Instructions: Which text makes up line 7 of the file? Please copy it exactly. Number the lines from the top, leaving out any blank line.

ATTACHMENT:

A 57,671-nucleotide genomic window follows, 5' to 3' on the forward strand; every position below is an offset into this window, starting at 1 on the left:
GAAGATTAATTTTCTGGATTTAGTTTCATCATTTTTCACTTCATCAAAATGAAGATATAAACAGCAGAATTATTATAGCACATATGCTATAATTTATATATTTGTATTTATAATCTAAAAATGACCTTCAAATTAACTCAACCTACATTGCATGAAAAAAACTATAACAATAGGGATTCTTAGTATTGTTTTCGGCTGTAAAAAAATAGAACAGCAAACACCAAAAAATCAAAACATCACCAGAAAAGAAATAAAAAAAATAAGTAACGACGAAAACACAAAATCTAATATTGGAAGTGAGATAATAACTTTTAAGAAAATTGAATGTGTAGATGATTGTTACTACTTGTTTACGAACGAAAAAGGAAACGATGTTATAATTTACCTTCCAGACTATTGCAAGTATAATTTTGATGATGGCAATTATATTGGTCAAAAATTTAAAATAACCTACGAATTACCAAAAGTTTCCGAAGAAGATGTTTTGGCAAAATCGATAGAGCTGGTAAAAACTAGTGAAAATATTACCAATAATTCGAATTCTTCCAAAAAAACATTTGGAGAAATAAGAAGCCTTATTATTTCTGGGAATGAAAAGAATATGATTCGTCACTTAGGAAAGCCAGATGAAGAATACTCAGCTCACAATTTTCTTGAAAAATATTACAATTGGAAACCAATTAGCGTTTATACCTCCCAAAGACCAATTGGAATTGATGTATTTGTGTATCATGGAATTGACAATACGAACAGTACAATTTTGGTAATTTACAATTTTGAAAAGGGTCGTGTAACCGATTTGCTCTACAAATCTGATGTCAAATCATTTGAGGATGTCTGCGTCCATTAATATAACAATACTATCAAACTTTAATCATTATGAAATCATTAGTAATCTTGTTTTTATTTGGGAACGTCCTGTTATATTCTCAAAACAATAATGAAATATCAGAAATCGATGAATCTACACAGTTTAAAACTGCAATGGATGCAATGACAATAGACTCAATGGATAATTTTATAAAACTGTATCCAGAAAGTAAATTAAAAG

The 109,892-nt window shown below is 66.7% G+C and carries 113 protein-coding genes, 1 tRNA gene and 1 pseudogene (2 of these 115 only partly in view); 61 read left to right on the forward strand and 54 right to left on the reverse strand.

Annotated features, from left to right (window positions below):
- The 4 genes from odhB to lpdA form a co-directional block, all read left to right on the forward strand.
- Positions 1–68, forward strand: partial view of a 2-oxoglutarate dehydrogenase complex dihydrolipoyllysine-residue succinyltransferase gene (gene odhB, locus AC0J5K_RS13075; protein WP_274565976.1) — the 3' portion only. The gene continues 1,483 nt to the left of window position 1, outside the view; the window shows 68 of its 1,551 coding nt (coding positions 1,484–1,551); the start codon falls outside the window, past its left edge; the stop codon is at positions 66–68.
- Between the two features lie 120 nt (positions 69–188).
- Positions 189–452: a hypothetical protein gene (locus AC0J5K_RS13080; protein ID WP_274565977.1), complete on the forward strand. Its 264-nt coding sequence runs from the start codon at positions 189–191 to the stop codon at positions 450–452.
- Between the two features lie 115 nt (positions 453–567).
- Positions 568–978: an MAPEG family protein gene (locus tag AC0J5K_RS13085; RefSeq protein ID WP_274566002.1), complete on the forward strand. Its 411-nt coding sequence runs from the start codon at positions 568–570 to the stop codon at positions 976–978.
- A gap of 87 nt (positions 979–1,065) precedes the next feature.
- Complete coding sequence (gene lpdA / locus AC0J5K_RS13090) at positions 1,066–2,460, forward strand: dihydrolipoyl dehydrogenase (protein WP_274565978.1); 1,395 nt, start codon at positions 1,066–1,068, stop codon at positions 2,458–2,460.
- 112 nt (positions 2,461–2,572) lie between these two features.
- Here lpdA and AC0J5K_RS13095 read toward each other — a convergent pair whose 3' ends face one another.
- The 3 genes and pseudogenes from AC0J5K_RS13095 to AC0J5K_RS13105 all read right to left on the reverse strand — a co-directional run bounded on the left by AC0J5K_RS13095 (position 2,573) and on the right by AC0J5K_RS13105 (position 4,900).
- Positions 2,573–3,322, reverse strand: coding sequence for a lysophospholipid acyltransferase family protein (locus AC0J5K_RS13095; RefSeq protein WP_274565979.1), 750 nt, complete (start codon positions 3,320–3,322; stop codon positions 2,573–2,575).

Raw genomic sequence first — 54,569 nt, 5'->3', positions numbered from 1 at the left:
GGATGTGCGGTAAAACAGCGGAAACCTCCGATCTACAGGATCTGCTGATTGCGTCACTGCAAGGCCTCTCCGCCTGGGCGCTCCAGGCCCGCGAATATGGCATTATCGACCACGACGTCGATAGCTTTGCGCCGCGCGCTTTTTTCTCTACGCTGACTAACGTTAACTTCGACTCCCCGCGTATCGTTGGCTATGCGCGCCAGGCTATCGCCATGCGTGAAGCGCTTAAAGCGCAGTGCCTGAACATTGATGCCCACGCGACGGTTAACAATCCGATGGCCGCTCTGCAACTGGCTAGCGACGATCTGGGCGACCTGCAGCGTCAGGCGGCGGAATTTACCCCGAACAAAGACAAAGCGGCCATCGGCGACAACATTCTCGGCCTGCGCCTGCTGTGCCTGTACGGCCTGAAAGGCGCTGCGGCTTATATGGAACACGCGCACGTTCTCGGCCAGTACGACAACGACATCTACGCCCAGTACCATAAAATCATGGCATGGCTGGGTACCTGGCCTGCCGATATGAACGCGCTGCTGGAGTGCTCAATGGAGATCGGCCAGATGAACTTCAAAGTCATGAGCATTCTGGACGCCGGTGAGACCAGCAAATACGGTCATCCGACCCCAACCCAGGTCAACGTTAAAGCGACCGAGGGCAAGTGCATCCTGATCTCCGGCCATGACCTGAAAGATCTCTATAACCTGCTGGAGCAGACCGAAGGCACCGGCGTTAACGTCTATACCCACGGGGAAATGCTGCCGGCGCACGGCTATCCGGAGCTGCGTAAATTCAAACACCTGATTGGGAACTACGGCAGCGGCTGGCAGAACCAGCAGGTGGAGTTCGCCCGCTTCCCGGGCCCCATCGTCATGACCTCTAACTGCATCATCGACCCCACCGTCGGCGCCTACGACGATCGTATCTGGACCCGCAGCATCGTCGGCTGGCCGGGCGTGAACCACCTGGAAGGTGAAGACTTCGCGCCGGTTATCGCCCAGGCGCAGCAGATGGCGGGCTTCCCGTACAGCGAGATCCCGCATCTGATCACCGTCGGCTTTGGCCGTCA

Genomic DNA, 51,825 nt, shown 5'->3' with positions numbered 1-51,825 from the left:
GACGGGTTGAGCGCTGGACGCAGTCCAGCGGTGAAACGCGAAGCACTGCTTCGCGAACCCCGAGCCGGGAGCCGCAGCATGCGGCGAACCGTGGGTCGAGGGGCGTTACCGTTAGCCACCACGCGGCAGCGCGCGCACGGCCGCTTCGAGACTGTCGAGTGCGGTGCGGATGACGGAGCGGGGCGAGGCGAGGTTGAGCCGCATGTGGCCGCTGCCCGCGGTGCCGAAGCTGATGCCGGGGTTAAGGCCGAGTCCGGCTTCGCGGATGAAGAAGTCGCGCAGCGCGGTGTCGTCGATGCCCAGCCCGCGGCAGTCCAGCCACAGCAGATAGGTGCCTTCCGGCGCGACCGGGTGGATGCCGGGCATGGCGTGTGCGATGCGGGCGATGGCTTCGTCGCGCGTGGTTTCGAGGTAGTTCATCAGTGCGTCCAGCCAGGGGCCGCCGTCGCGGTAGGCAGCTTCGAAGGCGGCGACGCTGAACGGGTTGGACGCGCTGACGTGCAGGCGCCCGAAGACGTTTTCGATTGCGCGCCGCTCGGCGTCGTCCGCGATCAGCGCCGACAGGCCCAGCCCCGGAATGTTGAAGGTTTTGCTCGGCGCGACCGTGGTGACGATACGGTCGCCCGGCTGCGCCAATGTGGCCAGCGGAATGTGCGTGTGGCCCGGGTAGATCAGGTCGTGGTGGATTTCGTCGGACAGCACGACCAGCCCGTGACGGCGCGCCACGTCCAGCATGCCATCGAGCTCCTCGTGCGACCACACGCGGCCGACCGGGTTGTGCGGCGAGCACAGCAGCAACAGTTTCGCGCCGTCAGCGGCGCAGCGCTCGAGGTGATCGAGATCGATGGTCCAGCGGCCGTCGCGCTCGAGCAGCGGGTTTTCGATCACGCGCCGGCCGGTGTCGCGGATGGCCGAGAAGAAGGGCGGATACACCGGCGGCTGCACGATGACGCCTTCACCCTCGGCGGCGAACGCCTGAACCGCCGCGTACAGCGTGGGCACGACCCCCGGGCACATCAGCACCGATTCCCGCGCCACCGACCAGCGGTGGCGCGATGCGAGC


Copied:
- Between the two features lie 120 nt (positions 69–188).